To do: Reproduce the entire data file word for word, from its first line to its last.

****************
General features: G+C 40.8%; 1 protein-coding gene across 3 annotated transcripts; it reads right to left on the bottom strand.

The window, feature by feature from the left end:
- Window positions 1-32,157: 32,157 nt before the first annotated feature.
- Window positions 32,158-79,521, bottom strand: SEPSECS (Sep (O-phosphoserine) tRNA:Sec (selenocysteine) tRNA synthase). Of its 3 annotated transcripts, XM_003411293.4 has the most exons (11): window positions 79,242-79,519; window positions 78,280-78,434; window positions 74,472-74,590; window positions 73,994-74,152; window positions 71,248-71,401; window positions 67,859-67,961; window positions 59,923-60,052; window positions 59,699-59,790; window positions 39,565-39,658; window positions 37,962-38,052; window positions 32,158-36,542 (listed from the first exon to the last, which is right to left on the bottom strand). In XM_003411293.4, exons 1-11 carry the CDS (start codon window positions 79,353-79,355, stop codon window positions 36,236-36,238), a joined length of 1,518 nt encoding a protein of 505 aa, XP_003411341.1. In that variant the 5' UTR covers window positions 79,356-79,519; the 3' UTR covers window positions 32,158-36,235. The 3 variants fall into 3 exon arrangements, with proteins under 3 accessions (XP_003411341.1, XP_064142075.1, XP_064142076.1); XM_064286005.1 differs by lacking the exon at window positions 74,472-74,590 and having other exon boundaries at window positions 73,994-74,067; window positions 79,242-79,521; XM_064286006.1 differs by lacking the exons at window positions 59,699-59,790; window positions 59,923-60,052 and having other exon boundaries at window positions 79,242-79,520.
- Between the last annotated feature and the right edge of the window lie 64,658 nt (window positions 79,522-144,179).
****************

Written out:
General features: G+C 40.8%; 1 protein-coding gene across 3 annotated transcripts; it reads right to left on the bottom strand.

The window, feature by feature from the left end:
- Window positions 1-32,157: 32,157 nt before the first annotated feature.
- Window positions 32,158-79,521, bottom strand: SEPSECS (Sep (O-phosphoserine) tRNA:Sec (selenocysteine) tRNA synthase). Of its 3 annotated transcripts, XM_003411293.4 has the most exons (11): window positions 79,242-79,519; window positions 78,280-78,434; window positions 74,472-74,590; window positions 73,994-74,152; window positions 71,248-71,401; window positions 67,859-67,961; window positions 59,923-60,052; window positions 59,699-59,790; window positions 39,565-39,658; window positions 37,962-38,052; window positions 32,158-36,542 (listed from the first exon to the last, which is right to left on the bottom strand). In XM_003411293.4, exons 1-11 carry the CDS (start codon window positions 79,353-79,355, stop codon window positions 36,236-36,238), a joined length of 1,518 nt encoding a protein of 505 aa, XP_003411341.1. In that variant the 5' UTR covers window positions 79,356-79,519; the 3' UTR covers window positions 32,158-36,235. The 3 variants fall into 3 exon arrangements, with proteins under 3 accessions (XP_003411341.1, XP_064142075.1, XP_064142076.1); XM_064286005.1 differs by lacking the exon at window positions 74,472-74,590 and having other exon boundaries at window positions 73,994-74,067; window positions 79,242-79,521; XM_064286006.1 differs by lacking the exons at window positions 59,699-59,790; window positions 59,923-60,052 and having other exon boundaries at window positions 79,242-79,520.
- Between the last annotated feature and the right edge of the window lie 64,658 nt (window positions 79,522-144,179).